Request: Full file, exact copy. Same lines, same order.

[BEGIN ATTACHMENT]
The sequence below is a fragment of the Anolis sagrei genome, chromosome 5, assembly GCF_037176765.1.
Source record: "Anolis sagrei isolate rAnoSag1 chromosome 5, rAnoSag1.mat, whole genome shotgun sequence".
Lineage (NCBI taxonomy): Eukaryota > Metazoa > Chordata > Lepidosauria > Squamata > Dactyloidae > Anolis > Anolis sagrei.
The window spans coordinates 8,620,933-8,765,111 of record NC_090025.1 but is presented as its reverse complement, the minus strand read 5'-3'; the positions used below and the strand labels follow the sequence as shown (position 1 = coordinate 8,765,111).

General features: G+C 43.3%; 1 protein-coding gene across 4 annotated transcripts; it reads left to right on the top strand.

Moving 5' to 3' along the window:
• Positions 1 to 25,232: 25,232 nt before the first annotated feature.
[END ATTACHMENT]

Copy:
The sequence below is a fragment of the Anolis sagrei genome, chromosome 5, assembly GCF_037176765.1.
Source record: "Anolis sagrei isolate rAnoSag1 chromosome 5, rAnoSag1.mat, whole genome shotgun sequence".
Lineage (NCBI taxonomy): Eukaryota > Metazoa > Chordata > Lepidosauria > Squamata > Dactyloidae > Anolis > Anolis sagrei.
The window spans coordinates 8,620,933-8,765,111 of record NC_090025.1 but is presented as its reverse complement, the minus strand read 5'-3'; the positions used below and the strand labels follow the sequence as shown (position 1 = coordinate 8,765,111).

General features: G+C 43.3%; 1 protein-coding gene across 4 annotated transcripts; it reads left to right on the top strand.

Moving 5' to 3' along the window:
• Positions 1 to 25,232: 25,232 nt before the first annotated feature.